NCOs were found to be “familiar with distance learningâ€¦andâ€¦interested in using it.” (the Army Training and Leader Development Panel Report NCO, 2002) However, it is reported that the Army and the field’s expectations for distance learning “are not the same.” (the Army Training and Leader Development Panel Report NCO, 2002) the perception of the field is that distance learning is a type of replacement for resident educationâ€¦” and that the Army is presently unable to make provision of the “quality of products the field expects” and which includes:
(1) Interactive online collaboration; and (2) Real-time practical applications and multimedia instruction vs. simply uploading text-based lessons onto a new delivery system.” (the Army Training and Leader Development Panel Report NCO, 2002)
II. Limitations of NCO Self-Development Noted
It is stated in the Army Training and Leader Development Panel Report (NCO) that NCOs report that they do not feel that have “adequate involvement in or control over their assignments. They do not believe their assignments process focuses on leader development.” (the Army Training and Leader Development Panel Report NCO, 2002)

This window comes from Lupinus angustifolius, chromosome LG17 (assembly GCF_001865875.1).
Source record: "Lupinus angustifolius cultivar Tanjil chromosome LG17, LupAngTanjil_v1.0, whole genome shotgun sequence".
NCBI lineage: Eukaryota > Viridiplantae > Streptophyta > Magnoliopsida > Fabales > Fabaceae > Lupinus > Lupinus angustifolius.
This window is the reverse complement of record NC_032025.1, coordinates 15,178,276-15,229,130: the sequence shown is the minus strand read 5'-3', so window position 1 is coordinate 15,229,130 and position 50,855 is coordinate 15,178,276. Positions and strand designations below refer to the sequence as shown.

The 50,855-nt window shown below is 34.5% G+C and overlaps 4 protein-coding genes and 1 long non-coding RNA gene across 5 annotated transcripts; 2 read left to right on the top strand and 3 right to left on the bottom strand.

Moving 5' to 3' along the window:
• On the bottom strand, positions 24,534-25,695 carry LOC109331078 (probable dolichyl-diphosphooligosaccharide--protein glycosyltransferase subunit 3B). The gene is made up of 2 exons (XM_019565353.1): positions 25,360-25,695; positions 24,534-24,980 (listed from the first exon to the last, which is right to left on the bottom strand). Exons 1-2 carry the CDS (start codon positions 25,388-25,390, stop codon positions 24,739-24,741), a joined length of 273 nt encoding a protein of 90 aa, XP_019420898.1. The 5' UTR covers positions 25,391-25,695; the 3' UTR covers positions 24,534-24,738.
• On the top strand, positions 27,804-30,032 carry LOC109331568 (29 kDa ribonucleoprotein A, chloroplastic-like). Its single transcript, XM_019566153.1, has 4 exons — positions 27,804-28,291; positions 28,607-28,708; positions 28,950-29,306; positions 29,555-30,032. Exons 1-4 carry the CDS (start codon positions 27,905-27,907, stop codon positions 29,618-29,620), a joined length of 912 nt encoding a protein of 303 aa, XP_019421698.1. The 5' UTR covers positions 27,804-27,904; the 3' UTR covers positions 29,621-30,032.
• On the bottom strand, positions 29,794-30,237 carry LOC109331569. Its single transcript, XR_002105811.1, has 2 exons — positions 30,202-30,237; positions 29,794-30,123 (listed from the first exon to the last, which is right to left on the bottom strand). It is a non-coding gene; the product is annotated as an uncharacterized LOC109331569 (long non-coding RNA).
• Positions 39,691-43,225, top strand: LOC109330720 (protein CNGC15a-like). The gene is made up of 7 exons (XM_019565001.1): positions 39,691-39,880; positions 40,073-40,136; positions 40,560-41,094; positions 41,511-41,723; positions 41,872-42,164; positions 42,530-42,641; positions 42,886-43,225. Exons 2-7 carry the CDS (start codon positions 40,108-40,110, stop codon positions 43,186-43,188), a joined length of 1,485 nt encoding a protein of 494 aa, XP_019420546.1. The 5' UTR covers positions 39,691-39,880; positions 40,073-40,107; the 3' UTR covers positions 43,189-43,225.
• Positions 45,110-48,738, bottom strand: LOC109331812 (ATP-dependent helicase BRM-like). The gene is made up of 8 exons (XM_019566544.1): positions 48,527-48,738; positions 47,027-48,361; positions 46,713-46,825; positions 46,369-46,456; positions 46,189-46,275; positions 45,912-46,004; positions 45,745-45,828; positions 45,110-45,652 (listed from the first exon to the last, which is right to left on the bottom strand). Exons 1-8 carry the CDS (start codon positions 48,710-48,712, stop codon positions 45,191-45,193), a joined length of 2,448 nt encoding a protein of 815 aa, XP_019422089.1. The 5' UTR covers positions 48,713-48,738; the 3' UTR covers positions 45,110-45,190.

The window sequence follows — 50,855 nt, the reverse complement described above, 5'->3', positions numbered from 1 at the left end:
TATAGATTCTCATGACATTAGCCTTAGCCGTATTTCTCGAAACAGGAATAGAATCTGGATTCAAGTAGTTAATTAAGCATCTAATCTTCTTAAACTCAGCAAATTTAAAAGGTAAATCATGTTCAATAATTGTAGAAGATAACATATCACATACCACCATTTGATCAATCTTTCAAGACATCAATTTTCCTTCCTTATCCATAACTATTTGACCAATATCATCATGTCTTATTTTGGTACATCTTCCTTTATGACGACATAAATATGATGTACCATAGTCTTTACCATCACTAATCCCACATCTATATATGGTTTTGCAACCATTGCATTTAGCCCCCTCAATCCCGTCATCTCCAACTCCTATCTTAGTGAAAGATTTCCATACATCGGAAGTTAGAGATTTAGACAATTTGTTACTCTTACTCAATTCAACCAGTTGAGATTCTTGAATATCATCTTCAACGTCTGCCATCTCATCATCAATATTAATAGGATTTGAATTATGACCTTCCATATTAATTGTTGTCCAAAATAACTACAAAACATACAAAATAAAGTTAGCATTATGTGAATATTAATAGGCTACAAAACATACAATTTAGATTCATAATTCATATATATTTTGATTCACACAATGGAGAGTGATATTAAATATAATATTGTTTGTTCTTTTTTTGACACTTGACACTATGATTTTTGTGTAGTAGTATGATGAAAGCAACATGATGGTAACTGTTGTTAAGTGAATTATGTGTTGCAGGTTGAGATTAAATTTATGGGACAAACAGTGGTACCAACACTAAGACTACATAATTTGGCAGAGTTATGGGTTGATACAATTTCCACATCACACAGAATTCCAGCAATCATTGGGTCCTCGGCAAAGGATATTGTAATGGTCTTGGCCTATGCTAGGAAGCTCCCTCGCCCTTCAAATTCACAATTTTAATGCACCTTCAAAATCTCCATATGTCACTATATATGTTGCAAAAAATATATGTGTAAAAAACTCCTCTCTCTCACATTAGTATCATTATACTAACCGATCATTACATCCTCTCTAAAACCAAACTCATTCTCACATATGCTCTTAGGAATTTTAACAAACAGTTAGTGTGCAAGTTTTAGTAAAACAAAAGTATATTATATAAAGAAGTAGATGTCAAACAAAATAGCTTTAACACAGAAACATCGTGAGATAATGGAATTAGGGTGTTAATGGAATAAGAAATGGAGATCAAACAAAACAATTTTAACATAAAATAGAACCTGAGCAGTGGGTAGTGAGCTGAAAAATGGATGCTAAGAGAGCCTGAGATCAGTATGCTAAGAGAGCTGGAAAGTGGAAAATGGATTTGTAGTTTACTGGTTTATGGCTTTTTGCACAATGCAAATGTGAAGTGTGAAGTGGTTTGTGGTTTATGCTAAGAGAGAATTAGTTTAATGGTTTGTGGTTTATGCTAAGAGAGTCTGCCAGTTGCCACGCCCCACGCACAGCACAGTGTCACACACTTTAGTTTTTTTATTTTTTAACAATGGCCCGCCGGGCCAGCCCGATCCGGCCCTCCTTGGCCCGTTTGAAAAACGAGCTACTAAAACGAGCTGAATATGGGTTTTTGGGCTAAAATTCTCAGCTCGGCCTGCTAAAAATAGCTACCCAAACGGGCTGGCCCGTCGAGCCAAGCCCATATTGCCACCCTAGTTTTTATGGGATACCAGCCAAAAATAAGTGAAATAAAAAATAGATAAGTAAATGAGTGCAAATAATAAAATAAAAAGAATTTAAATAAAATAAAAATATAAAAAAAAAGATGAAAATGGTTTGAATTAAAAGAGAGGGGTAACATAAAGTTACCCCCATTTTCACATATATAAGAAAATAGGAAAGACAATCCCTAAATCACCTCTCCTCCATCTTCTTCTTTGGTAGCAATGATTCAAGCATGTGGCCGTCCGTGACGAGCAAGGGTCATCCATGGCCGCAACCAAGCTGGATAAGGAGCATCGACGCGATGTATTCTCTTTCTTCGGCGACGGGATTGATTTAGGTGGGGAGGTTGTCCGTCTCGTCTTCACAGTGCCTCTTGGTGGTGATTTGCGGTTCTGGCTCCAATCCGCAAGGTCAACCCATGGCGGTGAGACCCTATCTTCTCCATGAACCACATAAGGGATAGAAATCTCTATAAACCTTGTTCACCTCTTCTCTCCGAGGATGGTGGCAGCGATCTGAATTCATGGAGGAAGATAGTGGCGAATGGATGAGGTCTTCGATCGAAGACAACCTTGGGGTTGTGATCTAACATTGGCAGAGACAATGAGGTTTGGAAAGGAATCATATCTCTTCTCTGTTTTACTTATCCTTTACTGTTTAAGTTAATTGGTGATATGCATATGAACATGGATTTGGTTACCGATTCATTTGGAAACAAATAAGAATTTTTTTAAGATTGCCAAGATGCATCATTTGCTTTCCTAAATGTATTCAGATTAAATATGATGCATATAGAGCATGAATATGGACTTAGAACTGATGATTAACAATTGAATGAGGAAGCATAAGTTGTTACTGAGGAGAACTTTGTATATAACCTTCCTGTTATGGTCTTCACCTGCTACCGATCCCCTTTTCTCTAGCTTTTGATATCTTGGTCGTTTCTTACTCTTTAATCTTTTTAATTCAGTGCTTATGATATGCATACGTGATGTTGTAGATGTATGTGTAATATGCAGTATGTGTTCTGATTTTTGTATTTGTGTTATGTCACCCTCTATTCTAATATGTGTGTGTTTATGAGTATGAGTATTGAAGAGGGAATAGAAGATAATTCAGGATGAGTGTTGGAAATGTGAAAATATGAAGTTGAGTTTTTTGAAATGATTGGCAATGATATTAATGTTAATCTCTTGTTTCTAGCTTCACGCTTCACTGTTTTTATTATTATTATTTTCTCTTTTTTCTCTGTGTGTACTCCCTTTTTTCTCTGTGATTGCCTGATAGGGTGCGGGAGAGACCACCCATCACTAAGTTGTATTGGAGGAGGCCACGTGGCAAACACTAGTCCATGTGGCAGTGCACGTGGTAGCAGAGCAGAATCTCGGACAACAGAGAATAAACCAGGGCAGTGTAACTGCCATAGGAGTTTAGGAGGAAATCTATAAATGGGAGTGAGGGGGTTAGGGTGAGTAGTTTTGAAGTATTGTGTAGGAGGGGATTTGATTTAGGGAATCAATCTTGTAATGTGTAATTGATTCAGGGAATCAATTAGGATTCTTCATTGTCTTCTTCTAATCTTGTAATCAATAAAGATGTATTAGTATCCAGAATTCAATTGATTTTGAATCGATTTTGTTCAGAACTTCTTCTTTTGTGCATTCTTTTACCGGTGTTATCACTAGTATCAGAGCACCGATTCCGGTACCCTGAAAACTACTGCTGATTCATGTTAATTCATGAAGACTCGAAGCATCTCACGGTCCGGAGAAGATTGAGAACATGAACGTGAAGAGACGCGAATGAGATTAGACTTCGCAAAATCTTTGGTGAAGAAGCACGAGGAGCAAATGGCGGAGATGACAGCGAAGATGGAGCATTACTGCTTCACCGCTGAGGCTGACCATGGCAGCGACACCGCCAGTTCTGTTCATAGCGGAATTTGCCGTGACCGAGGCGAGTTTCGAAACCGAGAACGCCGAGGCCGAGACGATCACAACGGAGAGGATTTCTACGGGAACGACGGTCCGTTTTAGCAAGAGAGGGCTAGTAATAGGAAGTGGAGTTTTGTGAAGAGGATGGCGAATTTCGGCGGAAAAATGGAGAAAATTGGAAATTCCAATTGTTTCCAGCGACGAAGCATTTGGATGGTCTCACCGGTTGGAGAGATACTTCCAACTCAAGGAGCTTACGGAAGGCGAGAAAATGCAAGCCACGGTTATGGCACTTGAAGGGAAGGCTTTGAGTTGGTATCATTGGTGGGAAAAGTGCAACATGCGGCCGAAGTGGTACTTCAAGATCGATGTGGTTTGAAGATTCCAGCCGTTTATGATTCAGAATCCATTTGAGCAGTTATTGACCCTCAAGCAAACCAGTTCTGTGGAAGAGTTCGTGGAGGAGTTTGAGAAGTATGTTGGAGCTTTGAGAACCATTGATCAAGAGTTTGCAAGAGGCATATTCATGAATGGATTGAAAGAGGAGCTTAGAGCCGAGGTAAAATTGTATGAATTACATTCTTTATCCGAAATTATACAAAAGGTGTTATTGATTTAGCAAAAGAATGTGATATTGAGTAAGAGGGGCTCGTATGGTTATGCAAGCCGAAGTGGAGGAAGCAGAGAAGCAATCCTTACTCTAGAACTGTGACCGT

The Army Training and Leader Development Panel Phase II (NCO Study) Final Report states that requests were made by the NCOs to the Army for the following:
(1) Re-establishment, updating and publication of the NCO guide with the doctrinal roles, duties, authority and responsibilities of the NCO;
(2) Transformation of NCOES for full spectrum operations in the contemporary operational environment;
(3) Restoration of the focus on individual and small unit training as well as proving more training enablers, improving those already existing and development of new one that are ‘cutting edge technology and learning models’;
(4) Updating Army training doctrine and discipline training management;
(5) Updating, developing and sustaining individual and small unit training standards and products;
(6) Re-establishing competency assessment for NCOs link to training and readiness;